Musculoskeletal care 2017 04 12() doi 10.1002/msc.1189
Chronic knee and hip pain is prevalent, impairing mobility, function and quality of life. Allied health professions (AHPs) are better trained and have more time than general practitioners in primary care to advise and support people to adopt healthier lifestyles (maintain healthy weight, increase physical activity) that reduce joint pain. We evaluated whether AHP-led primary care delivering person-centred, practical lifestyle coaching was a feasible, effective way to manage chronic knee and/or hip pain.
At initial assessment the ‘Joint Pain Advisor’ assessed pain, function, quality of life, physical activity, waist circumference and body mass, taught simple self-management strategies and used behaviour change techniques (motivational interviewing, goal setting, action/coping planning) to alter participants’ lifestyles. Participants were invited for 6-week and 6-month reviews, when the Advisor reassessed clinical outcomes, fed back progress and reinforced health messages. Feasibility and effectiveness of the service was evaluated using quantitative and qualitative methods.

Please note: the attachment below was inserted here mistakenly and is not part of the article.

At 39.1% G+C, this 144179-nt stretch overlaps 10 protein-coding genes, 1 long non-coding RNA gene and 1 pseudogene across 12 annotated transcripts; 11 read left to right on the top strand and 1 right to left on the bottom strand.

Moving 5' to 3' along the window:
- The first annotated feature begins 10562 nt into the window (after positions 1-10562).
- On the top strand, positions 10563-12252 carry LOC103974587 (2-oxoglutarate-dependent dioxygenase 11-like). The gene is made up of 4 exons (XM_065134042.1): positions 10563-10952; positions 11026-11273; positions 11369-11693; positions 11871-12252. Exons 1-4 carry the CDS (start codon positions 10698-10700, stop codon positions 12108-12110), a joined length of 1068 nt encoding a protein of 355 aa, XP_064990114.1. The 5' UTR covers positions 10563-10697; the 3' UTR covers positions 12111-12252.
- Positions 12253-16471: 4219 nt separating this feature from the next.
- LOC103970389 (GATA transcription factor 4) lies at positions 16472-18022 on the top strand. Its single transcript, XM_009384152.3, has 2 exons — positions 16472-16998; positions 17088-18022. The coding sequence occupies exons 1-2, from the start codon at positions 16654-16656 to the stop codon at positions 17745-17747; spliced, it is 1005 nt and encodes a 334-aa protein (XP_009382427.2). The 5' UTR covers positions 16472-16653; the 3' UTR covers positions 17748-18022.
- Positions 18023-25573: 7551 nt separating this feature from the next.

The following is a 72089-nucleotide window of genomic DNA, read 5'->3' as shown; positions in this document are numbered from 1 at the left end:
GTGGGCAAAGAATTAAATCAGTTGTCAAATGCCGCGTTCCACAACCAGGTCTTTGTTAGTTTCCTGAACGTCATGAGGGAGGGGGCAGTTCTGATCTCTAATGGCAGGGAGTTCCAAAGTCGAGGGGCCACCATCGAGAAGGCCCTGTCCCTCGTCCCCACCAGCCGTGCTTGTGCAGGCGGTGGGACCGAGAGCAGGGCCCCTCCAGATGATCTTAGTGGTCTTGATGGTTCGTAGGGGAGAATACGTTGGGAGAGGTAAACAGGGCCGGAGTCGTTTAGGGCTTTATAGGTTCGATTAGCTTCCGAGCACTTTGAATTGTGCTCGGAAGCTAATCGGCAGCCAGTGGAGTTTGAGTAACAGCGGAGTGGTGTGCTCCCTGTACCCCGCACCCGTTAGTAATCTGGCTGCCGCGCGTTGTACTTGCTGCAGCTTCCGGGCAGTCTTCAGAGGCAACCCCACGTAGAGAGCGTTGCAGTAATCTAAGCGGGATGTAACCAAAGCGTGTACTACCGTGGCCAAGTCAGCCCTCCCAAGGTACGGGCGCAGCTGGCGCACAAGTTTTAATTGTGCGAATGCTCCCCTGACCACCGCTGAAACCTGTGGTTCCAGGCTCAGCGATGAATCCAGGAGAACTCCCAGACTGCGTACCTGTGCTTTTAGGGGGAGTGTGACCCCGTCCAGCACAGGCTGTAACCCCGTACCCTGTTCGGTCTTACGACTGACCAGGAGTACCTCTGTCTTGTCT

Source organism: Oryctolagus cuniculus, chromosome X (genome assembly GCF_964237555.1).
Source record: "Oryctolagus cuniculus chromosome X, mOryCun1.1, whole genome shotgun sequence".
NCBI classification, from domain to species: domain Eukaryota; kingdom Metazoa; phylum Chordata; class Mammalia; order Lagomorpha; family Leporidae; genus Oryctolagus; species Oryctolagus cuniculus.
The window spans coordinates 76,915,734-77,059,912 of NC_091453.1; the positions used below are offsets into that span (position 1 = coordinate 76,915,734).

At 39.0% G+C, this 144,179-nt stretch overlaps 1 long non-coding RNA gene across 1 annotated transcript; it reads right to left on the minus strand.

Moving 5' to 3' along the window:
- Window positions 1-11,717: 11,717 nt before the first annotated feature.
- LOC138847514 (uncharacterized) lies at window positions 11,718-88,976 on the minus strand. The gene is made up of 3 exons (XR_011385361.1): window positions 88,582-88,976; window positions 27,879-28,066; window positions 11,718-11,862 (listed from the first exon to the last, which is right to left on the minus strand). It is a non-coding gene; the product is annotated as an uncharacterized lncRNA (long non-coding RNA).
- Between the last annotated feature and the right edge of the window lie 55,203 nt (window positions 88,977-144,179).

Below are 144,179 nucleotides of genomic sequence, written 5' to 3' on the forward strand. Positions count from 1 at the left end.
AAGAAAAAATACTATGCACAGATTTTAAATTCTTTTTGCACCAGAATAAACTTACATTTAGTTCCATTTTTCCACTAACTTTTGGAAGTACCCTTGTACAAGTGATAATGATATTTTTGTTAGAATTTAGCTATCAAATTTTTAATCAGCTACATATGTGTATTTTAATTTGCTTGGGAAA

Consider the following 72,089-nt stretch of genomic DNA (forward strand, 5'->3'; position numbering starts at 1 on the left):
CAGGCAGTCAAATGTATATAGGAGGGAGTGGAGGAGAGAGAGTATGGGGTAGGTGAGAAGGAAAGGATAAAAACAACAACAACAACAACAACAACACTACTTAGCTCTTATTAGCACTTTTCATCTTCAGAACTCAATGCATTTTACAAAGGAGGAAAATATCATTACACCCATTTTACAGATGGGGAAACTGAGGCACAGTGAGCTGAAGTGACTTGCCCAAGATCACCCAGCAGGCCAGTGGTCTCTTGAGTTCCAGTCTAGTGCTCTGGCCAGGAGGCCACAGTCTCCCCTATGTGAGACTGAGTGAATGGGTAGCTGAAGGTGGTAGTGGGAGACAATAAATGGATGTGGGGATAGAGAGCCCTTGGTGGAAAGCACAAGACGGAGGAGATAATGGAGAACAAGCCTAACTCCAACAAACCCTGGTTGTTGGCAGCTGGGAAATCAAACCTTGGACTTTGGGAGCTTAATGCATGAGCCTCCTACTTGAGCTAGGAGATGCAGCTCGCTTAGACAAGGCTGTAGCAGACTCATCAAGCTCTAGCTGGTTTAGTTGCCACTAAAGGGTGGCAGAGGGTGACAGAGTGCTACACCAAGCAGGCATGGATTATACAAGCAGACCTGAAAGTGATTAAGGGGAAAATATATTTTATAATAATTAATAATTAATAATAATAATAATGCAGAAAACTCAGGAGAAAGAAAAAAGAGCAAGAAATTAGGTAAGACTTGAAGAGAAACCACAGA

Uptake of the service was good: 498 people used the service. Between initial assessment and reviews, participants’ pain, function, quality of life, weight, waist circumference and physical activity improved (p < 0.005). Service user satisfaction was high; they reported easier access to advice and support tailored to their needs that translated into clinical benefits and a more efficient pathway reducing unnecessary consultations and investigations. Relatively few people returned for a 6-month review as they considered they had received sufficient advice. CONCLUSIONS
AHP-led care is a popular, effective, efficient and sustainable way to manage joint pain, without compromising safety or quality of care.